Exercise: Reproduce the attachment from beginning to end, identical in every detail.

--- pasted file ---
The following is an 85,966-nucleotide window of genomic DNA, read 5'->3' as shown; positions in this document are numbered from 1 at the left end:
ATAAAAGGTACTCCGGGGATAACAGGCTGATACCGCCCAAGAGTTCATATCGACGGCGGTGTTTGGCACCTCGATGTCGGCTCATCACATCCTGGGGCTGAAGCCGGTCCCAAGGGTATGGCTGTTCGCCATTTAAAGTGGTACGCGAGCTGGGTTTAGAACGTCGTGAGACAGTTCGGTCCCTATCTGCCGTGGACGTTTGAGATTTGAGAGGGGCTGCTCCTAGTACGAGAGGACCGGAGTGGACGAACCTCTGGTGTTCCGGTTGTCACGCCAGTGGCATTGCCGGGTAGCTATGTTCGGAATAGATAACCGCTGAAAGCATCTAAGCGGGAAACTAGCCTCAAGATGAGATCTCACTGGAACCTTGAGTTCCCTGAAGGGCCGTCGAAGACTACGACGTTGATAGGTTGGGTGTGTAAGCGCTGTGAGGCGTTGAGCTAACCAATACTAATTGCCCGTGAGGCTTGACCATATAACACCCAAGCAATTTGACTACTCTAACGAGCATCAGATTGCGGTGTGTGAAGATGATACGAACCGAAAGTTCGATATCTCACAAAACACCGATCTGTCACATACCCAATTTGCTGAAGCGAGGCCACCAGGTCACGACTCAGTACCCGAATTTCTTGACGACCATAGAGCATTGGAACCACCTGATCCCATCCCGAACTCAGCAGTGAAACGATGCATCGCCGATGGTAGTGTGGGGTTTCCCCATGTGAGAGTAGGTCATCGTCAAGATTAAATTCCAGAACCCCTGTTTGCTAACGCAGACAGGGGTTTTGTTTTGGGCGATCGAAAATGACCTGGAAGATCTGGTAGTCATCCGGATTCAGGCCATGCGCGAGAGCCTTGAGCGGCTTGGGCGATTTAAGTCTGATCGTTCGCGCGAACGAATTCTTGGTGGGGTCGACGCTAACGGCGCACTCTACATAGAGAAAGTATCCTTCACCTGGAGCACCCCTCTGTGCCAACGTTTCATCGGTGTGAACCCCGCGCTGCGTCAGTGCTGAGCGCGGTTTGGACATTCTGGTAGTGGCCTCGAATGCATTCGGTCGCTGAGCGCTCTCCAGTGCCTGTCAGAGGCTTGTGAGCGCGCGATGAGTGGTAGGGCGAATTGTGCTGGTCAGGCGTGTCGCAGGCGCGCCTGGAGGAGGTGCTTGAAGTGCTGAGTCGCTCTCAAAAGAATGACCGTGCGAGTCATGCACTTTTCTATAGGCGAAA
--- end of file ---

The following is an 85,966-nucleotide window of genomic DNA, read 5'->3' as shown; positions in this document are numbered from 1 at the left end:
ATAAAAGGTACTCCGGGGATAACAGGCTGATACCGCCCAAGAGTTCATATCGACGGCGGTGTTTGGCACCTCGATGTCGGCTCATCACATCCTGGGGCTGAAGCCGGTCCCAAGGGTATGGCTGTTCGCCATTTAAAGTGGTACGCGAGCTGGGTTTAGAACGTCGTGAGACAGTTCGGTCCCTATCTGCCGTGGACGTTTGAGATTTGAGAGGGGCTGCTCCTAGTACGAGAGGACCGGAGTGGACGAACCTCTGGTGTTCCGGTTGTCACGCCAGTGGCATTGCCGGGTAGCTATGTTCGGAATAGATAACCGCTGAAAGCATCTAAGCGGGAAACTAGCCTCAAGATGAGATCTCACTGGAACCTTGAGTTCCCTGAAGGGCCGTCGAAGACTACGACGTTGATAGGTTGGGTGTGTAAGCGCTGTGAGGCGTTGAGCTAACCAATACTAATTGCCCGTGAGGCTTGACCATATAACACCCAAGCAATTTGACTACTCTAACGAGCATCAGATTGCGGTGTGTGAAGATGATACGAACCGAAAGTTCGATATCTCACAAAACACCGATCTGTCACATACCCAATTTGCTGAAGCGAGGCCACCAGGTCACGACTCAGTACCCGAATTTCTTGACGACCATAGAGCATTGGAACCACCTGATCCCATCCCGAACTCAGCAGTGAAACGATGCATCGCCGATGGTAGTGTGGGGTTTCCCCATGTGAGAGTAGGTCATCGTCAAGATTAAATTCCAGAACCCCTGTTTGCTAACGCAGACAGGGGTTTTGTTTTGGGCGATCGAAAATGACCTGGAAGATCTGGTAGTCATCCGGATTCAGGCCATGCGCGAGAGCCTTGAGCGGCTTGGGCGATTTAAGTCTGATCGTTCGCGCGAACGAATTCTTGGTGGGGTCGACGCTAACGGCGCACTCTACATAGAGAAAGTATCCTTCACCTGGAGCACCCCTCTGTGCCAACGTTTCATCGGTGTGAACCCCGCGCTGCGTCAGTGCTGAGCGCGGTTTGGACATTCTGGTAGTGGCCTCGAATGCATTCGGTCGCTGAGCGCTCTCCAGTGCCTGTCAGAGGCTTGTGAGCGCGCGATGAGTGGTAGGGCGAATTGTGCTGGTCAGGCGTGTCGCAGGCGCGCCTGGAGGAGGTGCTTGAAGTGCTGAGTCGCTCTCAAAAGAATGACCGTGCGAGTCATGCACTTTTCTATAGGCGAAA